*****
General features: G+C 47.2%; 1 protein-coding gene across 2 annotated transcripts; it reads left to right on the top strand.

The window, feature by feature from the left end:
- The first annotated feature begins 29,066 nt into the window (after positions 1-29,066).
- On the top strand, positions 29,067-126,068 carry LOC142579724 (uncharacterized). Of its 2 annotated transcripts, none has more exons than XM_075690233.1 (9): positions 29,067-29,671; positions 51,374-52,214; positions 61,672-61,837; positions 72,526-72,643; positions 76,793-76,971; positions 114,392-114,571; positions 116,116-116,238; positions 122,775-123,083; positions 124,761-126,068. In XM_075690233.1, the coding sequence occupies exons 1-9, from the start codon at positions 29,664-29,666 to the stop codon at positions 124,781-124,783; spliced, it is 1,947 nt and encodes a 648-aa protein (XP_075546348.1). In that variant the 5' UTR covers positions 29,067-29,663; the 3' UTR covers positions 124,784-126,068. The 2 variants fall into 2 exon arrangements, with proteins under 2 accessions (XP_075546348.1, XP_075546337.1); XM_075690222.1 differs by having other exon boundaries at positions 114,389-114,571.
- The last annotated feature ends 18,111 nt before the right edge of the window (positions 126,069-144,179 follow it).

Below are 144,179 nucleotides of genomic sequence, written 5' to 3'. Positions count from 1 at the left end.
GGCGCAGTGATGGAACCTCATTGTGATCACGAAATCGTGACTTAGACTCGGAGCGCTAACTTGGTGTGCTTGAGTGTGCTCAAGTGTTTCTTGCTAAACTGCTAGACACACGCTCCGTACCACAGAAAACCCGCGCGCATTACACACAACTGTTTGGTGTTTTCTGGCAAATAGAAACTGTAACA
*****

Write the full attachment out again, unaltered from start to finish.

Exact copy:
General features: G+C 47.2%; 1 protein-coding gene across 2 annotated transcripts; it reads left to right on the top strand.

The window, feature by feature from the left end:
- The first annotated feature begins 29,066 nt into the window (after positions 1-29,066).
- On the top strand, positions 29,067-126,068 carry LOC142579724 (uncharacterized). Of its 2 annotated transcripts, none has more exons than XM_075690233.1 (9): positions 29,067-29,671; positions 51,374-52,214; positions 61,672-61,837; positions 72,526-72,643; positions 76,793-76,971; positions 114,392-114,571; positions 116,116-116,238; positions 122,775-123,083; positions 124,761-126,068. In XM_075690233.1, the coding sequence occupies exons 1-9, from the start codon at positions 29,664-29,666 to the stop codon at positions 124,781-124,783; spliced, it is 1,947 nt and encodes a 648-aa protein (XP_075546348.1). In that variant the 5' UTR covers positions 29,067-29,663; the 3' UTR covers positions 124,784-126,068. The 2 variants fall into 2 exon arrangements, with proteins under 2 accessions (XP_075546348.1, XP_075546337.1); XM_075690222.1 differs by having other exon boundaries at positions 114,389-114,571.
- The last annotated feature ends 18,111 nt before the right edge of the window (positions 126,069-144,179 follow it).

Below are 144,179 nucleotides of genomic sequence, written 5' to 3'. Positions count from 1 at the left end.
GGCGCAGTGATGGAACCTCATTGTGATCACGAAATCGTGACTTAGACTCGGAGCGCTAACTTGGTGTGCTTGAGTGTGCTCAAGTGTTTCTTGCTAAACTGCTAGACACACGCTCCGTACCACAGAAAACCCGCGCGCATTACACACAACTGTTTGGTGTTTTCTGGCAAATAGAAACTGTAACA